Group a Strep Pharyngitis (Strep Throat) Myths & Facts Parents Should Know
Strep throat is one of the most common infections during this time of the year likely due to kids heading back to school.
We wanted to use this post as an opportunity to share with our readers some myths and facts every parent should know about strep infection this school year.
First, let’s begin with what it is strep throat?
Strep throat is a throat infection caused by Group A Beta Hemolytic Streptococcus (GAS).
While this infection can be very contagious, particularly in a school setting, it also more common in kids of a specific age group.
As you read along, you’ll find out what are some common symptoms of strep, which age group is more likely to contract this infection, and what treatment options are available.
Let’s Jump In!
Infants & toddlers don’t get strep throat:
ANSWER: YES & NO
“Classic” Strep throat is very uncommon in infants and toddlers.
Children 3 years of age or less usually don’t or can’t complain of a sore throat when they have a Strep Infection.
They typically have uncharacteristic symptoms such as prolonged symptoms of nasal congestion and yellowish nasal discharge, low-grade fever, fussiness, decreased appetite, and tender neck glands.
Some may have redness around the anal opening which may be painful. They often have a history of exposure to older children with GAS pharyngitis.
Strep can be diagnosed via telemedicine or without testing:
Strep accounts for 15 to 30 percent of all cases of sore throat in children between the ages of 5 -15, so most cases are due to viral infections that don’t require antibiotic treatment.
Recent evidence suggests an increase in antibiotic prescription and use in those cared for via telemedicine.
Everyone with sore throat needs to be on antibiotics:
Confirmation of strep throat before initiation of antibiotic therapy helps to prevent the unnecessary use of antibiotics in children.
We recommend throat culture in those who have a negative rapid test if the index of suspicion is high.
Antibiotics are essential for treating bacterial infections like strep throat but can have their own risks.
Some risks include diarrhea, either due to the antibiotics or due to overgrowth of other bacteria that produce toxins, yeast infections, allergic reactions, and the development of antibiotic resistance. It is therefore essential to know when antibiotics are necessary for sore throat and when they are not.
All children with a positive strep test and cold symptoms need to be treated with antibiotics:
It is best not to test for strep in children who have a cold or viral symptom such as a runny nose, cough, and mouth sores, because this may result in a false-positive test.
Note that 5- 21 percent of children between 3 -15 years of age are carriers of Strep. These children will test positive even when they have no symptoms.
Neither throat culture nor rapid test for Strep can differentiate patients with acute stre throat from Strep carriage with an intercurrent viral illness.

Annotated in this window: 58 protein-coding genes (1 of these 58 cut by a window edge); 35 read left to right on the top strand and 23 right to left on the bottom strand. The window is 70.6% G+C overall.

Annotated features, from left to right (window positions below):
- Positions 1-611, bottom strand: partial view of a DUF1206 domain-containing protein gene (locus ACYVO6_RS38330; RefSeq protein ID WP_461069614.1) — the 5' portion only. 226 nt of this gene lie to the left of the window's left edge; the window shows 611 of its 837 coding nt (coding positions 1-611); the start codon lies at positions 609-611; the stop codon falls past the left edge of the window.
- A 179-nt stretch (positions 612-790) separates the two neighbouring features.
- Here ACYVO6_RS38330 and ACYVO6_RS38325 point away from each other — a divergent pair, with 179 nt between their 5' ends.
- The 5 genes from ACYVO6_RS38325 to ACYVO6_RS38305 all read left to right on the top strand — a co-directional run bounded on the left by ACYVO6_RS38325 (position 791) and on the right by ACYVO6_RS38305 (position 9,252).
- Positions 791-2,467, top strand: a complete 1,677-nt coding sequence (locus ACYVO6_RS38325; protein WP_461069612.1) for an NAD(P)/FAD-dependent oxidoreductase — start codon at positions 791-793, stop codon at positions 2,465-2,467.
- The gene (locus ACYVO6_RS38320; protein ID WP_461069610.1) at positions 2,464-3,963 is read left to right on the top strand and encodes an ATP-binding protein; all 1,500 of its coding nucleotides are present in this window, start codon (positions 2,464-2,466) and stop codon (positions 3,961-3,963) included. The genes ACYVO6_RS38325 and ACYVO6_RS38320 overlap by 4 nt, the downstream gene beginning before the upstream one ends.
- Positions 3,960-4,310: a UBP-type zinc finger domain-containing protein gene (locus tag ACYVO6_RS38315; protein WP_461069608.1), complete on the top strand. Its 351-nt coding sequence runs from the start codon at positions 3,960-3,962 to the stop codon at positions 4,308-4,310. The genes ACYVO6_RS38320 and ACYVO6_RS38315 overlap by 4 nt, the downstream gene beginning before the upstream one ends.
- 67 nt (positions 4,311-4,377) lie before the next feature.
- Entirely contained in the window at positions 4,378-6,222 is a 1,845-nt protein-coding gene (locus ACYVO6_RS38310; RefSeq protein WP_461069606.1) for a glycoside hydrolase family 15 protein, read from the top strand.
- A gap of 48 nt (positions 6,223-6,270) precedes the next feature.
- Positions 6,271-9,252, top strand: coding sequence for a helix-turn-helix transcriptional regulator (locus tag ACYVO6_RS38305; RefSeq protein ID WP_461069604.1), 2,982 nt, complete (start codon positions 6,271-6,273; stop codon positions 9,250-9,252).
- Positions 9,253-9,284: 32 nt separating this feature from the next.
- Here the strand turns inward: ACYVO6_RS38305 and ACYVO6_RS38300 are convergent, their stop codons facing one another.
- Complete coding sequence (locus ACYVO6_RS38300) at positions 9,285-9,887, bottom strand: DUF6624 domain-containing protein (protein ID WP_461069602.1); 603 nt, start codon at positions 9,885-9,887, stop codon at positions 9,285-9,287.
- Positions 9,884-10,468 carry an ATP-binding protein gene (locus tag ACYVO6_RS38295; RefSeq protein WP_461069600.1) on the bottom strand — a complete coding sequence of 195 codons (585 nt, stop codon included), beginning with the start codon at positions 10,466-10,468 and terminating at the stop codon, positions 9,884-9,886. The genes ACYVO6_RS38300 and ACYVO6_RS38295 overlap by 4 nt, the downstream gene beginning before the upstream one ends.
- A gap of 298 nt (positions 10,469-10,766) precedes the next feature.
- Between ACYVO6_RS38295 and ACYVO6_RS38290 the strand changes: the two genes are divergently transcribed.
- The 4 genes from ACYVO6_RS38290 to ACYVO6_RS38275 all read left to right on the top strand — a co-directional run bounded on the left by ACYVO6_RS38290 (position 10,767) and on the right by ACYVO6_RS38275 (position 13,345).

Such patients may fail to respond to antibiotic treatment for Strep infection. Clinical judgment may be needed in children who have underlying allergic rhinitis, chickenpox, or altered immunity.
Strep throat can be recurrent or persistent:
Persistent infection occurs when symptoms caused by Strep are not resolved after appropriate antibiotic treatment. This may be due to incomplete treatment or treatment failure.
Recurrent infection can be caused by the same Strep strain that caused the initial infection or by a different strain.
Recurrent infections most often occur among members of the same household or in other settings such as schools or daycare centers where close contact facilitates have Strep transmission.
Why is Strep Throat Treated?
Many children and adolescents with Strep throat will get better in a few days, even without antibiotic treatment.
Treatment is, however, recommended to speed up the resolution of symptoms and to decrease the risk of transmitting the infection to others.
Prompt treatment also decreases the risk of other complications resulting from an immune reaction to bacteria such as Acute Rheumatic Fever, kidney disease and neurologic disease with the acronym PANDAS (pediatric autoimmune neuropsychiatric disorder associated with group A streptococci).
Lastly, to decrease the remote risk of the bacteria being spread to other parts of the body or causing a local abscess (Peritonsillar Abscess).
Short delays in therapy while awaiting culture results have not been associated with increased rates of complications such as acute rheumatic fever.
What Antibiotics Work Best For Strep Throat?
Group A Strep is highly sensitive to penicillin. Most providers prescribe Amoxicillin for 10 days because it is more readily available and better tasting than oral penicillin. The course of antibiotics must be completed to decrease the possibility of treatment failure.
1 injection of long-acting penicillin (Bicillin LA) is an option for those suspected to be non-adherent or those who have potential problems with refrigeration (travelers, tourists, and indigent).
Most providers do not keep Bicillin in stock because it is expensive and infrequently used.
Alternative antibiotics will be used for those allergic to penicillin, travelers, or in those with persistent or recurrent infection.
Cephalosporins (Cephalexin, Cefdinir), clindamycin, and macrolides (Zithromax) are alternatives for patients who are allergic to penicillin or who cannot otherwise tolerate penicillin.
Your provider will provide guidance in these situations.
At Night Lite Pediatrics Urgent Care, we can evaluate and determine the appropriate treatment for your loved ones with a sore throat at any of our 13 locations in Florida.